Chief executives, or the so called C-suite leaders, are wary of the rising trend of “uberization,” or disruptive business technologies that may revolutionize the global business landscape and boost competition to the highest levels.

In a recent IBM study called “Redefining Boundaries: Insights from the Global C-suite Study,” IBM Philippines revealed that 54 percent of C-suite leaders worldwide last year expect strong competition even outside their respective industries due to technology disruptions. The response is higher than the 43 percent of respondents who had that view in 2013.

Technology disruption is the presence of rapid technological advancement in industries—the ride-on-demand service Uber being a well-known example—that creates new business entrants that are faster, cheaper and more efficient than existing traditional businesses.

Disruption is seen as a threat to businesses due to the emergence of unlikely competitors. Many businesses and enterprises fail, as they cannot keep up with evolving market demands that being better met by continuous technological disruptions.

The IBM study interviewed more than 5,200 chief executive officers, chief financial officers, chief marketing officers, chief information officers, and other C-suite leaders in public and private enterprises across 21 industries in more than 70 countries.

The study showed that C-suite leaders expect “industry convergence” to be the primary force that will impact their businesses in the next three to five years. These leaders also share the view that the highest performing enterprises place greater priority on cognitive capabilities than market followers.

“When it comes to the competition, C-suite leaders clearly have a new threat to consider—one that is often invisible until it is too late. At the same time, the highest performers see advances in areas like cognitive computing and systems that can sense and learn as the key to dealing with disruptive events, showing a path forward for all executives,” said Bridget van Kralingen, senior vice president of IBM Global Business Services.

The study also showed that the highest performing firms are 24 percent more likely to be focused on cognitive computing, saying that enterprises may likely succeed and get ahead of competitors if they can use predictive and cognitive analytics to forecast the emerging and future trends of the market.

Among businesses, the biggest perceived threat comes from the “new competitors that aren’t yet classified as competitors.” These new entrants with completely different business models, and other smaller and more active players that do not need costly infrastructure pose a threat to established businesses.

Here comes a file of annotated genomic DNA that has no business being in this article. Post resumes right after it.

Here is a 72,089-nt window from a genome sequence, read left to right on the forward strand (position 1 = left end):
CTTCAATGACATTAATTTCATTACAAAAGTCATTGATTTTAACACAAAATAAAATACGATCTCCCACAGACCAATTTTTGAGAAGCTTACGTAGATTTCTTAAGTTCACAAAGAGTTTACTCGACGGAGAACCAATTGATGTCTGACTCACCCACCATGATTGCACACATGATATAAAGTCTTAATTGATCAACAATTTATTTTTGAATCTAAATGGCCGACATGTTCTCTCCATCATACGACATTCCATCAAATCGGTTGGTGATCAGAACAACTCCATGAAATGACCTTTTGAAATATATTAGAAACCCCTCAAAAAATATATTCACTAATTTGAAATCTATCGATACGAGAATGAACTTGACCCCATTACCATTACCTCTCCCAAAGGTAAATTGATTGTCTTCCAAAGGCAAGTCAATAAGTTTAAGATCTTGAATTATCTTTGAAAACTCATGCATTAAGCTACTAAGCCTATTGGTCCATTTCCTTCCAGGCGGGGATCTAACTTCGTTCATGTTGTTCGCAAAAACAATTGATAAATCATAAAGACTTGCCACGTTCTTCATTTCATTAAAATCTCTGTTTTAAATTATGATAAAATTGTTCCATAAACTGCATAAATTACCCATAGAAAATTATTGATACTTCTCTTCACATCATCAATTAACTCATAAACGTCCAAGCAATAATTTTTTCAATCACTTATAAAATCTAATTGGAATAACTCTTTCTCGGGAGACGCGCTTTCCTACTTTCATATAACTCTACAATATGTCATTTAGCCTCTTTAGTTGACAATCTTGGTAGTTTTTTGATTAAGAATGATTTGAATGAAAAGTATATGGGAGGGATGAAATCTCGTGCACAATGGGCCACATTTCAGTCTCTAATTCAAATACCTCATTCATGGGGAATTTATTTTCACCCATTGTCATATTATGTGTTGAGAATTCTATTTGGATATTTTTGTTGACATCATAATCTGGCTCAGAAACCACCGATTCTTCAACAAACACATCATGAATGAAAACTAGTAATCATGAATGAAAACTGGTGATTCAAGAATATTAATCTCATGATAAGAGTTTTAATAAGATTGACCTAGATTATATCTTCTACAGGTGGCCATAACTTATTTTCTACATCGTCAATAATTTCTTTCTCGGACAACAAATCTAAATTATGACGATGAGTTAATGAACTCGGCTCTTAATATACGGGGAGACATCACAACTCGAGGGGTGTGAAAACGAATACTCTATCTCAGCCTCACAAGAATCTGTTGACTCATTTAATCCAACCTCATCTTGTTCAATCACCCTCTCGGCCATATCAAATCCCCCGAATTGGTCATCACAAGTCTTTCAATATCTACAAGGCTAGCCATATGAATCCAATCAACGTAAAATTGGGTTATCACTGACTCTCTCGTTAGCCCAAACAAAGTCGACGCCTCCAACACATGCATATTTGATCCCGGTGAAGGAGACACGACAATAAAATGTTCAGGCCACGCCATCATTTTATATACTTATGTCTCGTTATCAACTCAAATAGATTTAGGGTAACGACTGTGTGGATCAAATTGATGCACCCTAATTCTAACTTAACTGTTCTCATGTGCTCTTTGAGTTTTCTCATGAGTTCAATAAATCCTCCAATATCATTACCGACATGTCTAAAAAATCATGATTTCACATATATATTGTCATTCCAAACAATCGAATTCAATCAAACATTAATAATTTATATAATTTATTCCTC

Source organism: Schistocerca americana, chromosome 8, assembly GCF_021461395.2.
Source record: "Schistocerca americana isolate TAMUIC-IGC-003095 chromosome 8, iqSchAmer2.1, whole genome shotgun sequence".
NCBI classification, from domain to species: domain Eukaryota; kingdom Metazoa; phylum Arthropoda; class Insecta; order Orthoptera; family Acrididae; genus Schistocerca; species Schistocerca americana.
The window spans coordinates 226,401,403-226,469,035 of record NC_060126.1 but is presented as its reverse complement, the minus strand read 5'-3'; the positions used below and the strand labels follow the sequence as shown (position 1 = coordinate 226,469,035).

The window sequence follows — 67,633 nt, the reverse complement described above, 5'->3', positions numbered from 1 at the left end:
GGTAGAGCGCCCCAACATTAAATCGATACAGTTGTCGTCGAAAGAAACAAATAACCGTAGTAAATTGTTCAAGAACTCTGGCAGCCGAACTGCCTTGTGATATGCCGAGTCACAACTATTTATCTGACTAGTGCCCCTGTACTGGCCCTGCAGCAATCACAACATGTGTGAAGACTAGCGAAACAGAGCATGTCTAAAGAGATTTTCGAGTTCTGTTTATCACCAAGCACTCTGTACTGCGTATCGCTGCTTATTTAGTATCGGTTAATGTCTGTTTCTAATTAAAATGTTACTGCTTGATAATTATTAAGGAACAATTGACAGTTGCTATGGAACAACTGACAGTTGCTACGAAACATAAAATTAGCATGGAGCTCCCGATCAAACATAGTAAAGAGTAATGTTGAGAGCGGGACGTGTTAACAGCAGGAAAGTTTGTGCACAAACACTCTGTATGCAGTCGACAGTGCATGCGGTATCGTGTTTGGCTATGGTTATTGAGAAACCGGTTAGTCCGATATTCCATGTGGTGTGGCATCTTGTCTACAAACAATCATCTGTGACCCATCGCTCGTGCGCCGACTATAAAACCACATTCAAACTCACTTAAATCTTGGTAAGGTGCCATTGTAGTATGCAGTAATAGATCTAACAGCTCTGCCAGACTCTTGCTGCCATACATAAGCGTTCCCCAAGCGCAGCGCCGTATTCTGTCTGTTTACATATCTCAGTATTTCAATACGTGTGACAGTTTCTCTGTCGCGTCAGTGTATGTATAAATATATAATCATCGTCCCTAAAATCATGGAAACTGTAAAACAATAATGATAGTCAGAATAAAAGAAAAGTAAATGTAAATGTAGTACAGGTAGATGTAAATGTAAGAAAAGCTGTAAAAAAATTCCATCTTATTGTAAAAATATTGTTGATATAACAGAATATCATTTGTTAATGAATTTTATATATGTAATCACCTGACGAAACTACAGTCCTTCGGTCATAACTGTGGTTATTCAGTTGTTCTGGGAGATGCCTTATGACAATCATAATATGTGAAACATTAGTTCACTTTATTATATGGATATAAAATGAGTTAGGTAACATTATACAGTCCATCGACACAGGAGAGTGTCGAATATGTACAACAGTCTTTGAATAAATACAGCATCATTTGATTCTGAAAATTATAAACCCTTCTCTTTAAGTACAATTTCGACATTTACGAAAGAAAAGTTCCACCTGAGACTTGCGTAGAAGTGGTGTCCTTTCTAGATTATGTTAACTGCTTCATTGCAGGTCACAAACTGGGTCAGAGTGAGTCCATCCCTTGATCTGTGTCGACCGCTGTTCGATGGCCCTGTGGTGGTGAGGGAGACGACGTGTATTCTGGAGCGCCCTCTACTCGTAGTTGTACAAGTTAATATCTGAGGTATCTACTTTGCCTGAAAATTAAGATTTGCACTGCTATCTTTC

The study also said that 48 percent of the C-suite leaders recognize the importance for more decentralized decision-making, while some 54 percent see the need to bring in innovation from outside sources, with 70 percent of the executives planning to expand partner networks.

Managing feedback

During interviews with the chief executives, IBM said many admitted that they find it hard to see what’s coming next. But despite this handicap, only half of the respondents utilize customer feedback when identifying and exploring new trends and technologies.

In the previous global C-suite study in 2013, 60 percent of the C-suite leader respondents said they plan to directly engage customers and apply what they learned in setting business agendas, but the current study revealed that the gap in applying feedback has hardly closed after two years.

Now, 60 percent of the respondents said they would approach customers as individuals—higher than 22 percent in 2013—while 81 percent said they plan to drive more digital interaction, which is a 19 percent increase from the last study two years ago.

“We anticipate relying more heavily on partnerships and adjacencies, and on innovating by listening to clients and developing solutions together,” said David Mills, CEO of UK-based Ricoh Europe and one of the respondents of the study.

Eye on technology

Locally, all chief executives identify technology as the most important force affecting and impacting their businesses. Cloud computing, mobile solutions, the Internet of Things and cognitive computing are a few examples of trends that are seen to revolutionize businesses.

In a sharp change from the previous study, a 68-percent majority of C-suite leaders now see IT security as one of the top priorities in businesses.

“In 2013, when we conducted our previous C-suite study, security concerns made just a blip on their radar screens. Today, the majority of chief officers, irrespective of role or the technology they selected, think IT security is the top risk,” said Luis Pineda, president and country general manager of IBM Philippines.

“When we asked them to describe what impact the next wave of business or technology change might have on their business, many chief officers freely admitted that they found it hard to see what might be coming next, let alone reflect on its wider implications. Most chief executives, regardless of their role, were fairly consistent in their view that cloud computing, mobile solutions and the IoT are likely to predominate in the coming three to five years,” he added.